Modern Man
by DCDave

I am today’s perfect subject.
The term is "authority buff."
I want all my food pre-digested.
I would chew it, but it’s too tough.

I subscribe to the simplest of theories:
(You’d annoy me to ask me why.)
I have total faith in our leaders,
And I’m sure that the press wouldn’t lie.

David Martin

H. L. Mencken's observations are as up to date as ever:

The one permanent emotion of the inferior man, as of all the simpler mammals, is fear--fear of the unknown, the complex, the inexplicable. What he wants beyond everything is safety. His instincts incline him toward a society so organized that it will protect him at all hazards, and not only against perils to his hide but also against assaults upon his mind--against the need to grapple with unaccustomed problems, to weigh ideas, to think things out for himself, to scrutinize the platitudes upon which his everyday thinking is based. Content under kaiserism so long as it functions efficiently, he turns, when kaiserism falls, to some other and perhaps worse form of paternalism, bringing to its benign tyranny only the docile tribute of his pathetic allegiance. In America it is the newspaper that is his boss. From it he gets support for his elemental illusions. In it he sees a visible embodiment of his own wisdom and consequence. Out of it he draws fuel for his simple moral passion, his congenital suspicion of heresy, his dread of the unknown. And behind the newspaper stands the plutocracy, ignorant, unimaginative and timorous.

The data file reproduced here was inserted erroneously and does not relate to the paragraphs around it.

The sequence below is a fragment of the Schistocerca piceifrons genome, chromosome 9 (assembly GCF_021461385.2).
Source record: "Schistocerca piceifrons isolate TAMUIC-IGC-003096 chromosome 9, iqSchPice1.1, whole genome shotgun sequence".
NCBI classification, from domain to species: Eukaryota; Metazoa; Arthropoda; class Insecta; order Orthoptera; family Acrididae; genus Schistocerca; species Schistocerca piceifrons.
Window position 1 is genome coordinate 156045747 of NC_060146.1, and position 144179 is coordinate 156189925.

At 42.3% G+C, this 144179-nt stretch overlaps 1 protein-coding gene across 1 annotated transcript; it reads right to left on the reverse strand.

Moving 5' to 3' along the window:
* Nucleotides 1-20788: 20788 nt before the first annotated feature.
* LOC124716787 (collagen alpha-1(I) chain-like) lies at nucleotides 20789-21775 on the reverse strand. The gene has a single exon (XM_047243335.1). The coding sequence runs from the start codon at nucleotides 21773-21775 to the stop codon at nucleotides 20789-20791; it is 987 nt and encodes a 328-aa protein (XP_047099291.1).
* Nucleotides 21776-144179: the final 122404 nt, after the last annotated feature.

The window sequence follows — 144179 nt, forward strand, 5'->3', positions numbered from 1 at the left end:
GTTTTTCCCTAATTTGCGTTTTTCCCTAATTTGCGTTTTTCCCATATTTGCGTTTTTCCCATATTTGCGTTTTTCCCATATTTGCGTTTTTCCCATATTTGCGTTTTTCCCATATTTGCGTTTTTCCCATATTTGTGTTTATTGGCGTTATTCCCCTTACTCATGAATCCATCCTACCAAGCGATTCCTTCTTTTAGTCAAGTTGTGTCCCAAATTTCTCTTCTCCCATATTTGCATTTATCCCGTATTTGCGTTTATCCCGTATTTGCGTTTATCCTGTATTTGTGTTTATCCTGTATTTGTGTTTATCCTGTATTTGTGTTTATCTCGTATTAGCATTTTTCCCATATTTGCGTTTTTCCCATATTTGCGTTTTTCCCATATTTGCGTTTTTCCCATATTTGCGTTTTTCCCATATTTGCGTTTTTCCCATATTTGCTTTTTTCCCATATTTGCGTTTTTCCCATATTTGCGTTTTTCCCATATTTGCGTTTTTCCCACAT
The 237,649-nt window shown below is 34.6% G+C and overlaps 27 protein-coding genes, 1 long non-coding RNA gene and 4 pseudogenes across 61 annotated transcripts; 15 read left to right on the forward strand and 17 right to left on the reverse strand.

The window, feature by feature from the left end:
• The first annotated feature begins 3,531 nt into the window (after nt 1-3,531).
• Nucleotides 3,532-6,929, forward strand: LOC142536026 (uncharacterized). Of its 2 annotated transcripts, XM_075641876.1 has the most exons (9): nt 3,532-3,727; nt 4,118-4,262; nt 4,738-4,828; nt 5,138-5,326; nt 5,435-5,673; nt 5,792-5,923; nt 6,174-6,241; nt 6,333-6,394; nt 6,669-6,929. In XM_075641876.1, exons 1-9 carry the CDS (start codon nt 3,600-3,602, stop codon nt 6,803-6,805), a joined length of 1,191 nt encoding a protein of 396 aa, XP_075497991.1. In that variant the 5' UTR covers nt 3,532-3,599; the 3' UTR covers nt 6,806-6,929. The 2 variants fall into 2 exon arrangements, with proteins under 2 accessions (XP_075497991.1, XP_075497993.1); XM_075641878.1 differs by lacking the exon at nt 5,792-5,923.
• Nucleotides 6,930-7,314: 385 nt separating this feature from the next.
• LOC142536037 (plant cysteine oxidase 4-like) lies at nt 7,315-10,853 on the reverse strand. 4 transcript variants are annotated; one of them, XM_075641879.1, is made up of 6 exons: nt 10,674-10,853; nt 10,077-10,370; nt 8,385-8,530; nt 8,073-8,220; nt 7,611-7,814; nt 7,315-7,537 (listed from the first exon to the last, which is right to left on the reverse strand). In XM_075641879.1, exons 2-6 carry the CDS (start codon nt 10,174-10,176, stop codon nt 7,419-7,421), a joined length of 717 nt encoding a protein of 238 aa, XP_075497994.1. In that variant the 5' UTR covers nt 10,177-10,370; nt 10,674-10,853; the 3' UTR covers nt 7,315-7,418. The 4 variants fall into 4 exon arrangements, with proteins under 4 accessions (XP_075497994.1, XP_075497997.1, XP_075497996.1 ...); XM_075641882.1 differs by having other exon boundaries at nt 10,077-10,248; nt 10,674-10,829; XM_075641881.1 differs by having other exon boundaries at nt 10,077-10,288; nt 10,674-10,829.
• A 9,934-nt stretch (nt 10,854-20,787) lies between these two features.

Thus at the top and at the bottom. Obviously there is no aristocracy here. One finds only one of the necessary elements, and that only in the plutocracy, to wit, a truculent egoism. But where is intelligence? Where are ease and surety of manner? Where are enterprise and curiosity? Where, above all, is courage, and, in particular, moral courage--the capacity for independent thinking, for difficult problems, for what Nietzsche called the joys of the labyrinth? As well look for these things in a society of half-wits. Democracy, obliterating the old aristocracy, has left only a vacuum in its place; in a century and a half it has failed either to lift up the mob to intellectual autonomy and dignity or to purge the plutocracy of its inherent stupidity and swinishness. It is precisely here, the first and favorite scene of the Great Experiment, that the culture of the individual has been reduced to the most rigid and absurd regimentation. It is precisely here, of all civilized countries, that eccentricity in demeanor and opinion has come to bear the heaviest penalties. The whole drift of our law is toward the absolute prohibition of all ideas that diverge in the slightest from the accepted platitudes, and behind that drift of law there is a far more potent force of growing custom, and under that custom there is a national philosophy which erects conformity into the noblest of virtues and the free functioning of personality into a capital crime against society.

From "The National Letters," Prejudices, second series, 1920

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